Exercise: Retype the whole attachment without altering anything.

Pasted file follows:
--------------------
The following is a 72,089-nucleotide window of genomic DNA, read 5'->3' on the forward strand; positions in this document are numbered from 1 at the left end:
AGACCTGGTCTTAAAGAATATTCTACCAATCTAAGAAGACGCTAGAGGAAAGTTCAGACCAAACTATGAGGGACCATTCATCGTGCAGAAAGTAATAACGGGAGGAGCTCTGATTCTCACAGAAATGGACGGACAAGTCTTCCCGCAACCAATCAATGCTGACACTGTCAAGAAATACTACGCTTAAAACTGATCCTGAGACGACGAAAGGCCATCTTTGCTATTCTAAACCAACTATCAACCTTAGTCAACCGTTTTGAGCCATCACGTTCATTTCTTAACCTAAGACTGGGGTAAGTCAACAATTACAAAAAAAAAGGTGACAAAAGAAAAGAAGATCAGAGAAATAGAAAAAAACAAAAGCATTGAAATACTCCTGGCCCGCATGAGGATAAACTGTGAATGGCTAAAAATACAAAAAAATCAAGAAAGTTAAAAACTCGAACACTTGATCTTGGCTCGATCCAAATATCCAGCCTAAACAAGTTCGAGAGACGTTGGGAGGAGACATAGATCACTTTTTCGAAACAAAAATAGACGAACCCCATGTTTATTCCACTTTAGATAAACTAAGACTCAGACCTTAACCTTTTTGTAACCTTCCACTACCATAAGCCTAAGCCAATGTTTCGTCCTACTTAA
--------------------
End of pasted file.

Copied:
The following is a 72,089-nucleotide window of genomic DNA, read 5'->3' on the forward strand; positions in this document are numbered from 1 at the left end:
AGACCTGGTCTTAAAGAATATTCTACCAATCTAAGAAGACGCTAGAGGAAAGTTCAGACCAAACTATGAGGGACCATTCATCGTGCAGAAAGTAATAACGGGAGGAGCTCTGATTCTCACAGAAATGGACGGACAAGTCTTCCCGCAACCAATCAATGCTGACACTGTCAAGAAATACTACGCTTAAAACTGATCCTGAGACGACGAAAGGCCATCTTTGCTATTCTAAACCAACTATCAACCTTAGTCAACCGTTTTGAGCCATCACGTTCATTTCTTAACCTAAGACTGGGGTAAGTCAACAATTACAAAAAAAAAGGTGACAAAAGAAAAGAAGATCAGAGAAATAGAAAAAAACAAAAGCATTGAAATACTCCTGGCCCGCATGAGGATAAACTGTGAATGGCTAAAAATACAAAAAAATCAAGAAAGTTAAAAACTCGAACACTTGATCTTGGCTCGATCCAAATATCCAGCCTAAACAAGTTCGAGAGACGTTGGGAGGAGACATAGATCACTTTTTCGAAACAAAAATAGACGAACCCCATGTTTATTCCACTTTAGATAAACTAAGACTCAGACCTTAACCTTTTTGTAACCTTCCACTACCATAAGCCTAAGCCAATGTTTCGTCCTACTTAA